Evaluating Supplementation of Spring Chinook Salmon In the Yakima Basin, WA
All experiments evaluate the survival of out-migrating smolts at various mainstem Columbia River dams and also the survival to adults returning back to the Yakima. Experiments conducted to date include comparison of juveniles reared under semi-natural treatment (SNT) conditions with underwater feeders, overhead cover, and camouflage painted raceway walls against those reared under optimum conventional technologies (OCT) with standard hand feeding, concrete walls and no cover. Another experiment varied the growth regimes in the hatchery rearing environment to create a treatment group of smaller size compared to larger smolts to evaluate production of precocial males that spawn as juveniles against smolt survival (larger smolts survive outmigration better than smaller ones).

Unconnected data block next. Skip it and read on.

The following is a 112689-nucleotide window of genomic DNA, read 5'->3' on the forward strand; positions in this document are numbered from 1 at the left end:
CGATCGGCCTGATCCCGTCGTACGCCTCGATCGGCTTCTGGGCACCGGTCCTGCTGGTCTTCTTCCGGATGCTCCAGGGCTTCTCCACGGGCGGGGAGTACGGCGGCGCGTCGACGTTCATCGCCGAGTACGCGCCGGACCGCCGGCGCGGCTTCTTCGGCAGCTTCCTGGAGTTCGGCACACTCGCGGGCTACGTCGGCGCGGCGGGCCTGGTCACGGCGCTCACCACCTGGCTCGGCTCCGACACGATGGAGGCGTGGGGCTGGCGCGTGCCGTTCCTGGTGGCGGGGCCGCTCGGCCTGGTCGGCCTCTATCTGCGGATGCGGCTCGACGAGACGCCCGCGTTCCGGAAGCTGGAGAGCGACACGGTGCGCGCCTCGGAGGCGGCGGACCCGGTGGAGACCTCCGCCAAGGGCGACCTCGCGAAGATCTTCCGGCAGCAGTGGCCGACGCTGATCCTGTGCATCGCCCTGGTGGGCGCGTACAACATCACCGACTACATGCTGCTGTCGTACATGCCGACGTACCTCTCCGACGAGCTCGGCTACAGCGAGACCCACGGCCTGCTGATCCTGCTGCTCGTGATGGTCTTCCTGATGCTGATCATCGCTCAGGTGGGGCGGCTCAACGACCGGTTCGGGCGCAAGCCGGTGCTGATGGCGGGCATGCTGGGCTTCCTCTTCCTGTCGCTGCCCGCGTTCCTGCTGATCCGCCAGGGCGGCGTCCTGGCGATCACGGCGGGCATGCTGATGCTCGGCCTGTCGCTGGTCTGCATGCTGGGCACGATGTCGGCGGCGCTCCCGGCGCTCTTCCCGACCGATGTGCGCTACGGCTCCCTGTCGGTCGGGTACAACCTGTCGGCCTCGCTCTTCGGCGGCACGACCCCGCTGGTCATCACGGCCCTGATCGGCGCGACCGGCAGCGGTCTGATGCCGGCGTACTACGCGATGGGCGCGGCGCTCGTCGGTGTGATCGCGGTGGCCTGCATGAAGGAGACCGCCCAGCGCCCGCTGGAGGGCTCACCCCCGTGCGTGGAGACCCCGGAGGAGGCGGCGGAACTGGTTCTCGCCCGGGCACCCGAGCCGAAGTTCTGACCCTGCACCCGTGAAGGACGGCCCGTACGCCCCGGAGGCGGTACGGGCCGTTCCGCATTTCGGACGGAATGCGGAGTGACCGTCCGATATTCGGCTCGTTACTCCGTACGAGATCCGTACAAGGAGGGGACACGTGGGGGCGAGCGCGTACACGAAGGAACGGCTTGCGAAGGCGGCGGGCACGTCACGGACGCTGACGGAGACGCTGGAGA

An artificial spawning channel was also constructed to conduct controlled RRS experiments. Variables include changing the density of adults in the channel, and varying the percentage of wild and supplementation fish in each experiment. All adults are genotyped and Peterson disk tags are inserted in the dorsal fin to allow visual observations. Subsamples of fry produced are genotyped to evaluate RSS. Genetic samples are also collected from each adult in the population as they return to the upper Yakima for Relative Reproductive Success (RRS) evaluations of the entire population.